Earl does a great job of this at the national level, however there’s really no bike champion at the local level. There’s lots of them at PBOT and various other city/regional bureaus, but unfortunately none that hold public office. Leah Treat is probably the closest one we’ve got, but unfortunately her hands are frequently tied by the political process.
This is very good news…but there are some loose ends that need to be included:
– include secure bike parking facilities with bike share effort (serve citizens with bikes and without – aka ‘both sides of the coin’); and
– reform the FTA calculations to fully allow and credit first and last mile trips to transit provided by bicycles (bike share and privately owned) to transit stations and park and rides…this would then support bike park and rides. (This was not the case the last time I looked into it…back in the CRC planning phase.)
(Earl – feel free to have your staff contact me to discuss: 360-852-9177)
Whether this avoidance to spend local dollars on bike share programs is “wrong” or “dumb” is quite irrelevant. Wrong, in this case merely reflects disagreement while merely reflects a personal attack lobbed at those with which the disagreement lies.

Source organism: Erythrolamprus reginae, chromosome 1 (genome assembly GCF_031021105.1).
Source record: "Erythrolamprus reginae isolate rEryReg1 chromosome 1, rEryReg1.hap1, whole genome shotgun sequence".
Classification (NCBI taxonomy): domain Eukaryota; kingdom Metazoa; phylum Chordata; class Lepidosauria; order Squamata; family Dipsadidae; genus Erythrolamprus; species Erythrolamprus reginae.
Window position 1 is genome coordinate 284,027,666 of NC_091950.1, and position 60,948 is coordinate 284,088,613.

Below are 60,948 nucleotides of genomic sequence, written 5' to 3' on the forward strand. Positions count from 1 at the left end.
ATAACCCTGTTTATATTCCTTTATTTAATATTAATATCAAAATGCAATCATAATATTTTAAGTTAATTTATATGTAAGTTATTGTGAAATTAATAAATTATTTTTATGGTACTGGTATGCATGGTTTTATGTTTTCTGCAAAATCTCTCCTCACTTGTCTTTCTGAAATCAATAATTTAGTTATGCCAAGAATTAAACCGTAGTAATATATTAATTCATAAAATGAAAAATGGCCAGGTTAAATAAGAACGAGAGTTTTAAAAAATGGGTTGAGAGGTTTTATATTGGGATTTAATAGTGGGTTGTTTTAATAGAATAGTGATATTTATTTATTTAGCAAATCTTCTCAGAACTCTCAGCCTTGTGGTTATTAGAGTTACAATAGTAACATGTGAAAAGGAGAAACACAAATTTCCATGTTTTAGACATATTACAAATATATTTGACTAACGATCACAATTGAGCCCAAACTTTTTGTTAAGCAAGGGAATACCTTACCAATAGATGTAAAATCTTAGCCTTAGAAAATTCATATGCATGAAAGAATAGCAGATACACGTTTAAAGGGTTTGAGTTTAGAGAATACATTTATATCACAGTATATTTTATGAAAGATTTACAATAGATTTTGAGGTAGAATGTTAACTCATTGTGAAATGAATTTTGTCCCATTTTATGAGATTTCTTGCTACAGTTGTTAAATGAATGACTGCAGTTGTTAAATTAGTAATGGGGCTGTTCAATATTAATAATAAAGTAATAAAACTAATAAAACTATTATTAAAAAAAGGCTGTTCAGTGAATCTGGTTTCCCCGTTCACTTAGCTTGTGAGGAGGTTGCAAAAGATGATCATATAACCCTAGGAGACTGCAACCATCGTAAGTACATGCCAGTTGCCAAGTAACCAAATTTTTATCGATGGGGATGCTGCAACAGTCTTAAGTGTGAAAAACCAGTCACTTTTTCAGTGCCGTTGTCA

The avoidance of spending local money on bike share is quite easily explained…finite budget dollars and higher priority spending needs. While some might wish to ban cars or to make it extremely expensive and difficult to drive cars, the fact remains that the general public prefers car ownership to transit and biking and local government spending properly reflects this popular choice.
What’s really interesting here is why Earl believes it is aporopriate for residents in Iowa, Florida, Texas, Wyoming ought to be funding bikeshare programs in Portland if Portland residents are not willing or able to fund such a program. What underlying rationale makes this a sensible approach?
The federal government doesn’t and shouldn’t exist as a slush fund for states and locals. Yet, that’s how we abuse thr federal government. And, here we are trillions in debt, wondering why, and still complaining about the federal debt.
Bikeshare programs are worthwhile, but the general public is not convinced that either a) we divert tax dollars from existing priorities; or b) tax ourselves more to pay for it. That is neither wrong or dumb, it’s simply a position that doesn’t conform with Jonathan’s opinion or the opinion of many here. And to attack those who disagree you as wrong (merely because you disagree with them) or dumb (avain because you disagree with them) not only corrodes civic discourse but also is highly unpersuasive.
Hopefully, this comment will be posted.